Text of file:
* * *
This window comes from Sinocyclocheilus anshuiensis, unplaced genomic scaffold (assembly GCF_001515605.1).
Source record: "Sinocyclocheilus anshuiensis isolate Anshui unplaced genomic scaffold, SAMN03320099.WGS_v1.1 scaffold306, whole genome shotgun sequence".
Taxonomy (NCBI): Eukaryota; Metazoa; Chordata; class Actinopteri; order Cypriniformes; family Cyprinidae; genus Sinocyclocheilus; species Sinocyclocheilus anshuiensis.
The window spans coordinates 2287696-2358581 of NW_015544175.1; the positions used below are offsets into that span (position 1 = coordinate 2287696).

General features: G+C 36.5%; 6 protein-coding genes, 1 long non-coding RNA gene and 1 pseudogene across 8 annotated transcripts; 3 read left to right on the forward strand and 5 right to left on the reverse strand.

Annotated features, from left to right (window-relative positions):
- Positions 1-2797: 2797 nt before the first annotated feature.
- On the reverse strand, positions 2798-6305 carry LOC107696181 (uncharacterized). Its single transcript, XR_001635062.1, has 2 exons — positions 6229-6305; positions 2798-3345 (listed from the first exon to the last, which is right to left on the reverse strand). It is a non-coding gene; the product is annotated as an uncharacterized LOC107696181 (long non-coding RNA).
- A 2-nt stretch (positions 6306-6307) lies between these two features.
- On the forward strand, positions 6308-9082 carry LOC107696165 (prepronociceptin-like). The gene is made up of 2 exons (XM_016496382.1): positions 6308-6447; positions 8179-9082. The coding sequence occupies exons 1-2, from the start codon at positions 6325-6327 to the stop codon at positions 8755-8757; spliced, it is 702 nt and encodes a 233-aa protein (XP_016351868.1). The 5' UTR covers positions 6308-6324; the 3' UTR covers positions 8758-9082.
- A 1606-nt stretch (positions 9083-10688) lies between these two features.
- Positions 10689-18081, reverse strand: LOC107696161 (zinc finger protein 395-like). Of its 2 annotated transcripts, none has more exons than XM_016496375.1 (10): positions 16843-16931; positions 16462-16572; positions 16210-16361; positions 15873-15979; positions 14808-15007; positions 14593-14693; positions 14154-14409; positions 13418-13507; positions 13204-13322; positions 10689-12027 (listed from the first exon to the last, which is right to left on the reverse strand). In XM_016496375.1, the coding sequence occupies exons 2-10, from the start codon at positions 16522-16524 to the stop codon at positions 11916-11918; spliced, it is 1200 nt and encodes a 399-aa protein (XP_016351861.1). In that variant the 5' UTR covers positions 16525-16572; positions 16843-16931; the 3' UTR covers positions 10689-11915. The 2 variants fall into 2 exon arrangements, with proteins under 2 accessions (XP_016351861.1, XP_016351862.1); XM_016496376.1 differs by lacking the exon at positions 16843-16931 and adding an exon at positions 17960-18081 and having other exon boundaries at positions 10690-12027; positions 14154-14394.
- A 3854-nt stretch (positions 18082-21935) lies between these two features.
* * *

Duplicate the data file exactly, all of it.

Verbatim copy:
This window comes from Sinocyclocheilus anshuiensis, unplaced genomic scaffold (assembly GCF_001515605.1).
Source record: "Sinocyclocheilus anshuiensis isolate Anshui unplaced genomic scaffold, SAMN03320099.WGS_v1.1 scaffold306, whole genome shotgun sequence".
Taxonomy (NCBI): Eukaryota; Metazoa; Chordata; class Actinopteri; order Cypriniformes; family Cyprinidae; genus Sinocyclocheilus; species Sinocyclocheilus anshuiensis.
The window spans coordinates 2287696-2358581 of NW_015544175.1; the positions used below are offsets into that span (position 1 = coordinate 2287696).

General features: G+C 36.5%; 6 protein-coding genes, 1 long non-coding RNA gene and 1 pseudogene across 8 annotated transcripts; 3 read left to right on the forward strand and 5 right to left on the reverse strand.

Annotated features, from left to right (window-relative positions):
- Positions 1-2797: 2797 nt before the first annotated feature.
- On the reverse strand, positions 2798-6305 carry LOC107696181 (uncharacterized). Its single transcript, XR_001635062.1, has 2 exons — positions 6229-6305; positions 2798-3345 (listed from the first exon to the last, which is right to left on the reverse strand). It is a non-coding gene; the product is annotated as an uncharacterized LOC107696181 (long non-coding RNA).
- A 2-nt stretch (positions 6306-6307) lies between these two features.
- On the forward strand, positions 6308-9082 carry LOC107696165 (prepronociceptin-like). The gene is made up of 2 exons (XM_016496382.1): positions 6308-6447; positions 8179-9082. The coding sequence occupies exons 1-2, from the start codon at positions 6325-6327 to the stop codon at positions 8755-8757; spliced, it is 702 nt and encodes a 233-aa protein (XP_016351868.1). The 5' UTR covers positions 6308-6324; the 3' UTR covers positions 8758-9082.
- A 1606-nt stretch (positions 9083-10688) lies between these two features.
- Positions 10689-18081, reverse strand: LOC107696161 (zinc finger protein 395-like). Of its 2 annotated transcripts, none has more exons than XM_016496375.1 (10): positions 16843-16931; positions 16462-16572; positions 16210-16361; positions 15873-15979; positions 14808-15007; positions 14593-14693; positions 14154-14409; positions 13418-13507; positions 13204-13322; positions 10689-12027 (listed from the first exon to the last, which is right to left on the reverse strand). In XM_016496375.1, the coding sequence occupies exons 2-10, from the start codon at positions 16522-16524 to the stop codon at positions 11916-11918; spliced, it is 1200 nt and encodes a 399-aa protein (XP_016351861.1). In that variant the 5' UTR covers positions 16525-16572; positions 16843-16931; the 3' UTR covers positions 10689-11915. The 2 variants fall into 2 exon arrangements, with proteins under 2 accessions (XP_016351861.1, XP_016351862.1); XM_016496376.1 differs by lacking the exon at positions 16843-16931 and adding an exon at positions 17960-18081 and having other exon boundaries at positions 10690-12027; positions 14154-14394.
- A 3854-nt stretch (positions 18082-21935) lies between these two features.